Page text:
We would have to be just swimming in free green energy before this made any sense at all other than for PR greenwashing purposes.

Meanwhile trees are busy extracting the CO2 from the air for free, if we would just stop slash-and-burning them.

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5 minutes ago, Beccab said:

Pretty nice launch! I didn't expect to see the entry burn from the ground cam POV, pretty rare view these days

I want a pad cam like that one they did for Starship... looking right up the engine bells as it lands.

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8 hours ago, mikegarrison said:

This is basically nonsense. The amount of energy it would take to extract the 400 ppm of CO2 from the air in large quantities is immense, and then you still have to crack it into methane, which I remind you requires at the very least all the energy that you can release by burning it up.

We would have to be just swimming in free green energy before this made any sense at all other than for PR greenwashing purposes.

Meanwhile trees are busy extracting the CO2 from the air for free, if we would just stop slash-and-burning them.

Personally I think the "make our own methane" project won't get any further than a pilot plant to develop the processes and equipment they intend to eventually use for ISRU on Mars.  

If they are making large amounts of LOX on site, then they might be able to capture small amounts of carbon dioxide from that plant, for relatively low additional energy and cost, which might be enough for an ISRU pilot plant that only runs some of the time.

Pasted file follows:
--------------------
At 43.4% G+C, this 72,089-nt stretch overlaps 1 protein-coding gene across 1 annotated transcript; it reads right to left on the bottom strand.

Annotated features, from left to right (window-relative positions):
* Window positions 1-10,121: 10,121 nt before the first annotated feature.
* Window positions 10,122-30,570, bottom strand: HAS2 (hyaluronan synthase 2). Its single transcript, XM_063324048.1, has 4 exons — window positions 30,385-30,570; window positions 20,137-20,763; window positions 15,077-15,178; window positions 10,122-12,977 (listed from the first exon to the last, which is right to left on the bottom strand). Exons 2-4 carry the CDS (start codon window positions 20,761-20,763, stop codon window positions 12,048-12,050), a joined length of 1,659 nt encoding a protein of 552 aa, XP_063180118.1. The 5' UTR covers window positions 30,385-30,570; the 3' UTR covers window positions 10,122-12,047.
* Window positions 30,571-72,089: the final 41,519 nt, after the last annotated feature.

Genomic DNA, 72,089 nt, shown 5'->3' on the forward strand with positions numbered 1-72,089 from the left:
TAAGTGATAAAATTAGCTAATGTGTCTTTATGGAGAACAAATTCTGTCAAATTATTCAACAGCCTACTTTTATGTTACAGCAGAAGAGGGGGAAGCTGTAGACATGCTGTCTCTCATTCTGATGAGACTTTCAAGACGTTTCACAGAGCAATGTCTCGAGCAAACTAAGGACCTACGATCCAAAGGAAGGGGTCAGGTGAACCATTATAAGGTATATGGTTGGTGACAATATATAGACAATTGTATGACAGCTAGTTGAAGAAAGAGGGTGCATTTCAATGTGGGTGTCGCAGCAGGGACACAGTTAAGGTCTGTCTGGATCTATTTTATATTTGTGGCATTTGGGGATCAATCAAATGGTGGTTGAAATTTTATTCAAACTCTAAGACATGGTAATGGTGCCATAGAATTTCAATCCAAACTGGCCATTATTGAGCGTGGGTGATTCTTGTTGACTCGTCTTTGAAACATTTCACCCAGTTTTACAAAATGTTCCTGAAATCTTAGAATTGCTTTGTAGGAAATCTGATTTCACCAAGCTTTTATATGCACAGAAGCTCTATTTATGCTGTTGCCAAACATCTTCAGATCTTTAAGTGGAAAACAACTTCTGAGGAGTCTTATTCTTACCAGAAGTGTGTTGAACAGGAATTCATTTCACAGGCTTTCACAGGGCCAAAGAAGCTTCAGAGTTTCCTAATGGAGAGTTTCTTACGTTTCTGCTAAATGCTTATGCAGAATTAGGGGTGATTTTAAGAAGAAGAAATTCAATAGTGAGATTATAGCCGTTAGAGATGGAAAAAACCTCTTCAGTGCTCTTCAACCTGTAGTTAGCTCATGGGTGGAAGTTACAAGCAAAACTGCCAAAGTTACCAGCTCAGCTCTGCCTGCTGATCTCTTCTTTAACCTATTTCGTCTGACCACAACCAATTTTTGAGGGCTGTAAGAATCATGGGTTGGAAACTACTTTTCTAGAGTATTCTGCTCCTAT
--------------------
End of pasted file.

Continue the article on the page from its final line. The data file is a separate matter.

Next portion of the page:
I also recall hearing something about Musk offering a prize for carbon capture technology, so I think they are hoping for a better capture tech.  

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1 hour ago, AVaughan said:

Personally I think the "make our own methane" project won't get any further than a pilot plant to develop the processes and equipment they intend to eventually use for ISRU on Mars.

That makes sense -- kind of. The actual capture of CO2 is very different from Earth, because on Mars while there is very little atmosphere, what little there is is mostly CO2. Here on Earth, you have to somehow separate out the 400ppm of CO2 from the 999600ppm of everything else.

So it's not like you could just plop a Mars ISRU out on the beach in Texas and have it make all your rocket fuel for you. But at the same time, you do have to pilot the technologies involved.

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28 minutes ago, tater said:

 

Looks like they are rolling it out for some cryo, then if it's successfull rollback to the high bay to complete heat shield installation and put on some Raptors